A systematic review of quantitative EEG as a possible biomarker in child psychiatric disorders.
Psychiatry Res. 2019 Jul 09;:
Authors: McVoy M, Lytle S, Fulchiero E, Aebi ME, Adeleye O, Sajatovic M
Quantitative EEG (qEEG) has emerged as a potential intermediate biomarker for diagnostic clarification in mental illness. This systematic review examines published studies that used qEEG in youth with psychiatric illness between 1996 and 2017. We conducted a comprehensive database search of CINAHL, PubMed, and Cochrane using the following keywords: “quantitative EEG” and depression (MDD), anxiety, attention-deficit hyperactivity disorder (ADHD), autism spectrum disorder (ASD), eating disorder, conduct, substance use, schizophrenia, post-traumatic stress disorder, and panic disorder. Our search yielded 516 titles; 33 met final inclusion criteria, producing a total of 2268 youth aged 4-18. qEEG was most frequently studied as a potential diagnostic tool in pediatric mental illness; few studies assessed treatment response. Studies show higher theta/beta ratio in ADHD vs healthy controls (HC). The most consistent finding in ASD was decreased coherence in ASD vs HC. Studies show MDD has lower temporal coherence and interhemispheric coherence in sleep EEGs than HC. Further research is needed in the areas of mood, anxiety, ASD, and relationship to treatment. It remains unknown if abnormalities in qEEG are nonspecific markers of pediatric psychiatric illness or if they have the potential to differentiate types of psychopathology.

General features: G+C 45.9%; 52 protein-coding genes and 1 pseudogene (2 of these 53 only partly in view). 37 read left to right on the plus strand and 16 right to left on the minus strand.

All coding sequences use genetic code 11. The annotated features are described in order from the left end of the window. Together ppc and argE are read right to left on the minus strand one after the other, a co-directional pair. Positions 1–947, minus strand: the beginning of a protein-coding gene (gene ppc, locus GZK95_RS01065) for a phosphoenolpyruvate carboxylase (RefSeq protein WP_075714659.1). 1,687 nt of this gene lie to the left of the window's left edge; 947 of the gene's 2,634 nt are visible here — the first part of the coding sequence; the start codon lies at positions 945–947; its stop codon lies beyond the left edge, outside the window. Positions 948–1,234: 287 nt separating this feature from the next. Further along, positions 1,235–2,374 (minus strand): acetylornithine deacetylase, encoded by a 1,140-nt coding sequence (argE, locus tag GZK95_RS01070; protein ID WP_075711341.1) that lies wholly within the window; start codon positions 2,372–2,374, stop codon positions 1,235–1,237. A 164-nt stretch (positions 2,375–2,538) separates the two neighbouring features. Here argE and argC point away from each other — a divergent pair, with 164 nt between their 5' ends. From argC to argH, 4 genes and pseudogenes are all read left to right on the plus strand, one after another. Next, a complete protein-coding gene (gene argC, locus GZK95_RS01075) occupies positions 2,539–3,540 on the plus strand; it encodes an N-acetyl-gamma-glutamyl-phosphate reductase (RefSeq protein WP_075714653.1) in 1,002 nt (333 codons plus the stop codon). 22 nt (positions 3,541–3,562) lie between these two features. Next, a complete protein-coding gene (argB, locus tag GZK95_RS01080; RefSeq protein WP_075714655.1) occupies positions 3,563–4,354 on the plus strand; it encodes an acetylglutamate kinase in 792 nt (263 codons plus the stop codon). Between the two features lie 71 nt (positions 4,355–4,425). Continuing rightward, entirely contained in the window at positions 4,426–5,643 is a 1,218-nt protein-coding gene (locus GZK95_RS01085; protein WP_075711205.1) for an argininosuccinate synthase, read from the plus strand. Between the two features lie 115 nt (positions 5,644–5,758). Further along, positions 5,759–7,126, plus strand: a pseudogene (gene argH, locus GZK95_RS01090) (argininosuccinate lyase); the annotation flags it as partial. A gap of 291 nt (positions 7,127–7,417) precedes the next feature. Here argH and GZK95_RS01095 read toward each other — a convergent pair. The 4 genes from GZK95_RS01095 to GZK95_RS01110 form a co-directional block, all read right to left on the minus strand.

PMID: 31300243 [PubMed – as supplied by publisher]